- Dec 22, 2019
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And my point is that only people on these forum will have the reactions that you have. I've asked many players outside of RM community about their opinion on a well mapped RTP screenshot v.s other pixel art asset packs screenshot, most of the time RTP is not at an disadvantage when they are being compared side by side.Not really, because the art is the first thing people see when they browse for games to buy. And as I've said before, if I see RTP in a commercial game, it's an automatic skip for me.
There are some exceptions, for example Refmap tilesets from 2k3 may have more marketing advantage over RTP because it has high quality. Otherwise RTP isn't at an disadvantage if your target audience isn't in RM community.
So people in RM community. My point stands.Anybody familiar in even the slightest with RTP will very likely skip if your game has RTP;
If your projects goal is to sell the game to people in RM community only, then yeah, don't use RTP. If your target audience is mainly people outside of RM community, they don't care.
Which game, may I ask?There are plenty of free to play projects found on these forums that have unique mechanics.
RM isn't an engine with flexibility, it's more like a framework with mechanics already designed by someone else. It's very very difficult to create mechanics that are too different from defaults RM mechanics, since at that point you may as well use a different engine.
As a result, overwhelmingly majority of RM game are either RPG/adventure/3rd person action(and a crappy one): none of these genre are something that has never been done by someone else.
Retro look doesn't automatically draw in people. Retro look with good art does.This is why indies go with a retro look, like 8-bit graphics. Because it doesn't require mad artist skills or huge time investment to create themselves, while still giving their game a unique look to draw in people.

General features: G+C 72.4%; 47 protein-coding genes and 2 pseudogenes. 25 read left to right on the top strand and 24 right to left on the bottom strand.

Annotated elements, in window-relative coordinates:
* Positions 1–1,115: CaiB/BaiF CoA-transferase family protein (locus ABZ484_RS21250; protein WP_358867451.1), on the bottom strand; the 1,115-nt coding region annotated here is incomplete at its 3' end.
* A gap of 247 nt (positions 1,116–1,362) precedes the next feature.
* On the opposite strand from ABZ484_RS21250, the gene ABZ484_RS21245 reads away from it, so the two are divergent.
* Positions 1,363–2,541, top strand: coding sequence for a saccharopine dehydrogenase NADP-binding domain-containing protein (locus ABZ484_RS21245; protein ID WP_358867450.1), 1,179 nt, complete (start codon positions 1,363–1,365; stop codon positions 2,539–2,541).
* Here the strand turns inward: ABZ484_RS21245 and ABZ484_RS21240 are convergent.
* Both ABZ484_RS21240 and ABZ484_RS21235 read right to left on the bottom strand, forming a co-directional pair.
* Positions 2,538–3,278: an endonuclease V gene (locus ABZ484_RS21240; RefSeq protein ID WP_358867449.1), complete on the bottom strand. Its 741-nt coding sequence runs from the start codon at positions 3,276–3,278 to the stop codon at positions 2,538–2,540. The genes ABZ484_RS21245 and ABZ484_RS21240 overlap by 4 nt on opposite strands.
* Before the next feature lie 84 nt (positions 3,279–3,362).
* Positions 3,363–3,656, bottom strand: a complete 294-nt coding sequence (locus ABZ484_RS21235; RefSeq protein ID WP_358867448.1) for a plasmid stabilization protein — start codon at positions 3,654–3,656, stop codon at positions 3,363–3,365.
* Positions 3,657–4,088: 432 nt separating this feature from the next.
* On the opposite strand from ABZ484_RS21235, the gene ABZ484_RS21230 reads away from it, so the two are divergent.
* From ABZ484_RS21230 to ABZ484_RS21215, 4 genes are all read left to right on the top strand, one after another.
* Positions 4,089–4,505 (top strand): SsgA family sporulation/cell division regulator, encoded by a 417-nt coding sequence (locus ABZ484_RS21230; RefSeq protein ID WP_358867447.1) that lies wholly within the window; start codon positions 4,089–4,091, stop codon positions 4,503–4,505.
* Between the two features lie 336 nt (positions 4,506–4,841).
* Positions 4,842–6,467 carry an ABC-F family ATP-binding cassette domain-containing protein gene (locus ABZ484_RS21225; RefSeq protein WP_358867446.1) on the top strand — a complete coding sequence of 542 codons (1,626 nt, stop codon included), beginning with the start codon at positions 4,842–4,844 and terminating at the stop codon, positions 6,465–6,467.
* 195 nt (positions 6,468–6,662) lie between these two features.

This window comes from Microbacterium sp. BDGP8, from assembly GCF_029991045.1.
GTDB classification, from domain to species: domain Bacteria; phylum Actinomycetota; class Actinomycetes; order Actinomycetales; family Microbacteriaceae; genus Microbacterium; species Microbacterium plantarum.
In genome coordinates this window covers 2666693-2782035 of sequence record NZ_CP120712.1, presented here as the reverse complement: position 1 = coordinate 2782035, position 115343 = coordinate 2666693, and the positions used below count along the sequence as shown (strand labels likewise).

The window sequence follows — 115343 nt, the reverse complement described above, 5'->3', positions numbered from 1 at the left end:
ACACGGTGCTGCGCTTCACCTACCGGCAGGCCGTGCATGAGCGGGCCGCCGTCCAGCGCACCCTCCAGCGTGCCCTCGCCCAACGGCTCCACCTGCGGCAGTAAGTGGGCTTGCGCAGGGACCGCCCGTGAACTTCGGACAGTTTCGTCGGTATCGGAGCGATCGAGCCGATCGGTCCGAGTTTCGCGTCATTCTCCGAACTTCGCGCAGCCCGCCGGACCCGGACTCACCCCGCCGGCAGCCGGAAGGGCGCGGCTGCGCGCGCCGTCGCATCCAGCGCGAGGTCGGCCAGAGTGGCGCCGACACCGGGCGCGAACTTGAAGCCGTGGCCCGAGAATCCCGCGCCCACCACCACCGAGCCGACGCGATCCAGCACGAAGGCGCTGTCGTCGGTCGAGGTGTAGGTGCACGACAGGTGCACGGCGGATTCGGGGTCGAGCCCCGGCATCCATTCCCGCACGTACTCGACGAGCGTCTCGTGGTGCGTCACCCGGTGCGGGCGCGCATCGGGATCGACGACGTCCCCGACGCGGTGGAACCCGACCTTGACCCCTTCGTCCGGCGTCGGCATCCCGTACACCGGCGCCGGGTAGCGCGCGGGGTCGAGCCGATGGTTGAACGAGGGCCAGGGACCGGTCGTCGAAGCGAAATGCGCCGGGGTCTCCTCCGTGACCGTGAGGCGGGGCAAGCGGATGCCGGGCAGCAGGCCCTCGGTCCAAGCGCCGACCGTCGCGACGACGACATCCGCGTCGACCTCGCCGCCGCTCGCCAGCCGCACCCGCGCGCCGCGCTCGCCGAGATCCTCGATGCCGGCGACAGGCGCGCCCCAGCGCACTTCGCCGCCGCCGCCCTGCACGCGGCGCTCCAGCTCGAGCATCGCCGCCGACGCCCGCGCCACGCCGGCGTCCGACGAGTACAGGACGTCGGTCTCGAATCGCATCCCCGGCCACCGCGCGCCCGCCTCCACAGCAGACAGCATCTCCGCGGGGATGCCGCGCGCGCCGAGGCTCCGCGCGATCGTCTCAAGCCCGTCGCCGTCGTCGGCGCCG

Ive seen tons of indie game with a retro look that doesn't look appealing in anyway, then I'd just close the store page as fast if not faster than most RTP projects if the game mechanics isn't unique.
When they scroll through a store page, marketing art matters the most, past that point the short description matters more, then it's screenshots, then trailer.You're first going to need to convince people scrolling through a store page to click on your game to check what it's all about.
Before they reach the screenshot phase, all games have equal chance to get none RM community members attention. You aren't going to tell which game uses RTP which doesn't before you click on the title. No need to attack RTP if someone doesn't click on a title.
It's easy to mistakenly think that RM community is the center of the world and the only place to advertise your game, so RTP is the sole culprit if the game doesn't sell. this isn't true if your game has drastically different mechanics from everything else. But then may as well not use RM.
If you use RM your game will likely be 2D RPG or variations of it(like adventure), then you'll have to advertise your game to people that like 2D RPG/adventure games: aka people in RM community. Then they'll likely see RTP somewhere before because this is the type of games that they like. That isn't RTPs fault, it's the issue with limited target audience.
If you use RM to create something like a real time strategy or MOBA game and advertise it to people in RTS or MOBA community, RTP will probably look new and refreshing to them because these kind of game normally aren't done in RM, so they aren't going to see RTP anywhere.
So it's really the mechanics limitations that's stopping RM projects from reaching target audiences outside of RM community. Then why bash RTP? On unity there are just as many overused assets. It's common to use premade assets for indie game development.
Human fall flat is a pure mechanics based game that was successful because of mechanics.They're the 0,00001% of people who happen to be good enough at art, sound, programming etc to deliver the full package,
You game doesn't need to be good at every aspect to be successful. It's kind of unfortunate that game designers tend to forget about that and chase for things like "custom art" endlessly. Gameplay>>>>>all.
And I said that with an artist background. If an artist like me see more values in game design than art, I doubt most players will put art on the higher priority than game design.